Below code can be handy if you need to create a powershell session under a different credential than the one you are logged into.
This allow to support multiple scenarios:
- Test role base access control
- Increase privilege for important operation
# Avoid displaying the UI prompt when creating credential object
Set-ItemProperty 'HKLM:\SOFTWARE\Microsoft\PowerShell\1\ShellIds' ConsolePrompting $true
# The user name
$userName = "username"
# The domain
$domain = "domain"
# Complete user\domain string
$UserDomain = $domain + "\" + $username
# The password (secure string)
$secure_string_pwd = convertto-securestring "password" -asplaintext -force
# Create the powershell credential object
$cred = new-object management.automation.pscredential $UserDomain,$secure_string_pwd
# Change the title of the powershell console
(get-host).ui.rawui.windowtitle = $userName
# Create the Powershell session (in this example I create a session to OcsPowerShell)
$session = New-PSSession -ConnectionUri "https://domain/OcsPowerShell" -Credential $cred
# Import the session
Hope this works well for you too. Ping me otherwise
I will soon celebrate my three years anniversary as a professional software engineer in test. After three years, I still feel like I am missing some formal “education” on software testing. Despite owning a Master degree in Information Systems and Communication and having spent 5 years at University I never had any introduction to software testing ( no, it was not the course(s) I was too lazy to go to). Of course, during the last three years, I went to some conferences, read books and blogs and tried to engage with influential software testers to get some expertise on the topic.
However, I would like to have a website that aggregate as much as possible of the software testing knowledge. Developers started earlier with what is called design patterns but I could not find an equivalent for software testing. So, I asked (on the Software Quality Assurance & Testing Stack Exchange QnA site) to other software testers if they were aware of any repository for software testing techniques and patterns. Answers I had were a bit scary as the only place still active on this topic was the Wikipedia portal about software testing, it looks like all repositories evolved to a “dead tree” variety. So currently most of the online knowledge on software testing is hosted on QnA sites or on personal sites where owners will have no external control over their sayings.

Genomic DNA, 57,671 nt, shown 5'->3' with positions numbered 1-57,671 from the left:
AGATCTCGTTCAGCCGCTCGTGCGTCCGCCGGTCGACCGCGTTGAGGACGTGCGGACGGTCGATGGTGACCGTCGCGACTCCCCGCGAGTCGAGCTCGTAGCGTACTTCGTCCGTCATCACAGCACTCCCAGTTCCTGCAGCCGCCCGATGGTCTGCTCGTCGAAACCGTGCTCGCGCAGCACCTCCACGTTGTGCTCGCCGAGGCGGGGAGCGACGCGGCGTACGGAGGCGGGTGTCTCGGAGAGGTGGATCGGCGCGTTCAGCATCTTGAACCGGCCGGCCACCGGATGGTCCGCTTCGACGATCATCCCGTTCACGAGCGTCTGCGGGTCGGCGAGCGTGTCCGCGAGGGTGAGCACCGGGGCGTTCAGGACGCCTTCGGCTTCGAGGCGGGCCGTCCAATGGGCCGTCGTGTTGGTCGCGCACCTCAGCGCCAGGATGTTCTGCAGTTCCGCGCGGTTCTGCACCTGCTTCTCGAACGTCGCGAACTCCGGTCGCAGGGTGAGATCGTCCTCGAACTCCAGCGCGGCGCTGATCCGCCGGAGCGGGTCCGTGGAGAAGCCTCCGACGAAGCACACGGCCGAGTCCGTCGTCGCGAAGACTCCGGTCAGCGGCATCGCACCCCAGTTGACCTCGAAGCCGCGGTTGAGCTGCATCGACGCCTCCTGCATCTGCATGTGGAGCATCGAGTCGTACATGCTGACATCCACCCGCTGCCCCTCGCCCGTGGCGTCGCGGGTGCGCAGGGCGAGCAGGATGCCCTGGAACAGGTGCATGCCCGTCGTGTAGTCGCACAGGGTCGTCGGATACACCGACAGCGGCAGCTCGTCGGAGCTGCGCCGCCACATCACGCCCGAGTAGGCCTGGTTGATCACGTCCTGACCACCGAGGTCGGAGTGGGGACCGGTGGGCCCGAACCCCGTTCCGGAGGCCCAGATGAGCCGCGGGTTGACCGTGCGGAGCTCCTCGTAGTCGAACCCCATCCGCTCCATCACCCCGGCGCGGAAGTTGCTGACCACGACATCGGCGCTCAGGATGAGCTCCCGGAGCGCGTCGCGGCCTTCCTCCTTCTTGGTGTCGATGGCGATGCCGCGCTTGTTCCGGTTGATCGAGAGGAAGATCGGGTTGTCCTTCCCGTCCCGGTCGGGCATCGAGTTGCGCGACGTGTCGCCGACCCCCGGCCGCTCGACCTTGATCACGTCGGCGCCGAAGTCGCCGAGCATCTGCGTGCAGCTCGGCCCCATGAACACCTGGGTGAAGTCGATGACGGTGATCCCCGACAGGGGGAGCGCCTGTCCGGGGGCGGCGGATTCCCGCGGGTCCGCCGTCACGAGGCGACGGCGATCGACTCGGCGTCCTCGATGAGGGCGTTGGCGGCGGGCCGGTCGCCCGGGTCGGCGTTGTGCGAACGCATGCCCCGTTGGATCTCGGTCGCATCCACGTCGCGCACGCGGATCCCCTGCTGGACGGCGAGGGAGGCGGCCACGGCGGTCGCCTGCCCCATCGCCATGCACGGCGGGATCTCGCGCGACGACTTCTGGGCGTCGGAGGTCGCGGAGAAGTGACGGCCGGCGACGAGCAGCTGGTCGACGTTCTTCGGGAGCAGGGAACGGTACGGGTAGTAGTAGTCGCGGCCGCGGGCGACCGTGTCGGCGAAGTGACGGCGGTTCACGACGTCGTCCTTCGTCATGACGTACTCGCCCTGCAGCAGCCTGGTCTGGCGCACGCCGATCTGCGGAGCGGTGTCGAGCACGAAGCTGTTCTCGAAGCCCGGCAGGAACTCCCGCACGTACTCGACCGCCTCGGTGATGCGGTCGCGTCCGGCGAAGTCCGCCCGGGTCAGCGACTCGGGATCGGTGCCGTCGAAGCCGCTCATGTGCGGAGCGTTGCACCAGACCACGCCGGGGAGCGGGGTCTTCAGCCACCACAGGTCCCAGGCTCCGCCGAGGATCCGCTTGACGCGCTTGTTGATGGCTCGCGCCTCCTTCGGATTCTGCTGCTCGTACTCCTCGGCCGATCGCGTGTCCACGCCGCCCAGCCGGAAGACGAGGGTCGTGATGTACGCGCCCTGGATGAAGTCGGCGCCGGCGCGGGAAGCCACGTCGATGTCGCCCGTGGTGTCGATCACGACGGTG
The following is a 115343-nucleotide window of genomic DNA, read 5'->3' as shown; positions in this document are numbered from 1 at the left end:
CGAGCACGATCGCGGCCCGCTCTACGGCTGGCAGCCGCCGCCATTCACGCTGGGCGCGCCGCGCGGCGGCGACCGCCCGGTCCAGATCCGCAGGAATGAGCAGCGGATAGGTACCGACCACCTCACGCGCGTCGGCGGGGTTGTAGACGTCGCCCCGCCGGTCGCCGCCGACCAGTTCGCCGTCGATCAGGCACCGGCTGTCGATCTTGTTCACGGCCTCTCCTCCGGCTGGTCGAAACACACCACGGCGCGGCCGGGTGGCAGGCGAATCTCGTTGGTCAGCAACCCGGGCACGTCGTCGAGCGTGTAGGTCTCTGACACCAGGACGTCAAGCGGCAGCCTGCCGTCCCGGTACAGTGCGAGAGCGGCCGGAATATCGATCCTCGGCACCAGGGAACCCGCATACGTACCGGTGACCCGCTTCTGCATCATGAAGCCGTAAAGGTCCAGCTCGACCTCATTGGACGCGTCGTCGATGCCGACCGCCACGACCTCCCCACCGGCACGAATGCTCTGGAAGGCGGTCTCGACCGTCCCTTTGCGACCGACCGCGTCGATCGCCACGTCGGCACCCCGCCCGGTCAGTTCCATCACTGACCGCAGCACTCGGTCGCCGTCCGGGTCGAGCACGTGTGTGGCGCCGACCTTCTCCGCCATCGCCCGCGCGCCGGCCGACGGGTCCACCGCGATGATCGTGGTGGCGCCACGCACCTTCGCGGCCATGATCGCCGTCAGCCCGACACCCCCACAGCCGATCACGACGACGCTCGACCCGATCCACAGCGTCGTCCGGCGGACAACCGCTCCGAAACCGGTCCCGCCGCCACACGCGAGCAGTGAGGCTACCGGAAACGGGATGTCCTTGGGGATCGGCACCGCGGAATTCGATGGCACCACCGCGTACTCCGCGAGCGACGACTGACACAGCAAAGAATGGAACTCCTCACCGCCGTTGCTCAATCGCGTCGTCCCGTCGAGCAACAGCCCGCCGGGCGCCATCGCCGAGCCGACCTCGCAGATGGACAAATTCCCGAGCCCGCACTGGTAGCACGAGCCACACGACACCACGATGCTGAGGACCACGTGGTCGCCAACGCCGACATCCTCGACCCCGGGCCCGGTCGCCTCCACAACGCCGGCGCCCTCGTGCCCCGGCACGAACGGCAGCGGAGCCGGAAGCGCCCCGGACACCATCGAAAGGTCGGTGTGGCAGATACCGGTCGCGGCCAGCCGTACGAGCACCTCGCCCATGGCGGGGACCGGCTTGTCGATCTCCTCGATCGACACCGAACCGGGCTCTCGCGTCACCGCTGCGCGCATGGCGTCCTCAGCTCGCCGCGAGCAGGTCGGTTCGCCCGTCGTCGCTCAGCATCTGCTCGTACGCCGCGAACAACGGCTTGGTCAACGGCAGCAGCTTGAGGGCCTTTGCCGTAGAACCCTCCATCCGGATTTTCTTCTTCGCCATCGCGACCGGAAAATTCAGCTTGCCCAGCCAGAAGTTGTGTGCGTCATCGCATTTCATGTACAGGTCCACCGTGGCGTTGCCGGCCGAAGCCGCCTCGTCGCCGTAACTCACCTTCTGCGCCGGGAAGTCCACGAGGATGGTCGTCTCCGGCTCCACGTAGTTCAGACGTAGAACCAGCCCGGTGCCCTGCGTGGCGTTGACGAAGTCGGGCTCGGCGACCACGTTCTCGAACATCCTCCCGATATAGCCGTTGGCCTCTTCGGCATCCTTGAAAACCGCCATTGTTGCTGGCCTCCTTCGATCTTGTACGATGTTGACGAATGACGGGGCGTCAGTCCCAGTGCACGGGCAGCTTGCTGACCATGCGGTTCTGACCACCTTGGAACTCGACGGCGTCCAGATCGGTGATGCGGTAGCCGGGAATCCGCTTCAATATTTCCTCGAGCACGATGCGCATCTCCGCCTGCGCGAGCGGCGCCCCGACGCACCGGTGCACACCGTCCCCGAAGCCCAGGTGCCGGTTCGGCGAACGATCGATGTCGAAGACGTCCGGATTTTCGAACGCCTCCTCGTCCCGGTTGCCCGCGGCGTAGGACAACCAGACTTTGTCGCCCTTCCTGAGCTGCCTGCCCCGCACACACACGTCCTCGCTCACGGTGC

To address this issue, I decided to create and host a wiki about software testing patterns: http://www.testingpatterns.info. I will add as much content as possible during a full year. I hope to be able to educate myself doing so and ideally I hope that other software testers decide to give some of their time to increase the content of this wiki. I will be contacting some of the influential testers and hope to make them create a committee to validate each new pattern.
Are you interested in participating, do you know some people that might be? Please help me (blog, tweet, talk, comment) making this wiki a successful idea!
If you are interested in more than participating, ie administrating the website, feel free to contact me.
As a tester, quality is what matter most to me. Interestingly, quality is pretty much the hardest thing to evaluate. One way, which I find useful, is to aggregate the metrics from multiple aspects of quality to have an overall view.
Some important aspects of quality:
What do you think?
An agreement has been found by expert regarding the top 25 most dangerous programming errors.
Very interesting list indeed, nice point is that we can find a lot of details on how to avoid these security errors. Obviously the dangerous part of these errors is that they can be exploited…
Insecure Interaction Between Components
- Improper Input Validation
- Improper Encoding or Escaping of Output
- Failure to Preserve SQL Query Structure (aka ‘SQL Injection’)
- Failure to Preserve Web Page Structure (aka ‘Cross-site Scripting’)
- Failure to Preserve OS Command Structure (aka ‘OS Command Injection’)
- Cleartext Transmission of Sensitive Information
- Cross-Site Request Forgery (CSRF)
- Race Condition
- Error Message Information Leak
Risky Resource Management
- Failure to Constrain Operations within the Bounds of a Memory Buffer
- External Control of Critical State Data
- External Control of File Name or Path
- Untrusted Search Path
- Failure to Control Generation of Code (aka ‘Code Injection’)
- Download of Code Without Integrity Check
- Improper Resource Shutdown or Release
- Improper Initialization
- Incorrect Calculation
- Improper Access Control (Authorization)
- Use of a Broken or Risky Cryptographic Algorithm
- Hard-Coded Password
- Insecure Permission Assignment for Critical Resource
- Use of Insufficiently Random Values
- Execution with Unnecessary Privileges
- Client-Side Enforcement of Server-Side Security
I’ll post some tips about testing during the time I learn. So if you have any comments or tips to add, feel free to comment!
Here a 10 values I submit to test a textfield:
- An empty value ()
- Zero (0)
- A string made of whitespace ( )
- String containing spaces (foo bar)
- Name containing special chars (♥♠♣♦)
- Chars with accents ( ä, ö, ü / Ä, Ö, Ü, ß, Ñ, Á, Â, Ã, À, Ç, É, Ê, Í, Ó, Ô, Õ, Ú, Ü, œ, æ, à, â, ç, é, è, ê, ë, î, ï, ô, û, ù, ü, ÿ)
- ‘Foreign’ chars(新 闻 – भारत)
- A string length between 0 and 255 chars
- A string length bigger than 255 chars
- A string length bigger than 99999 chars
Have more general test for texfield in mind?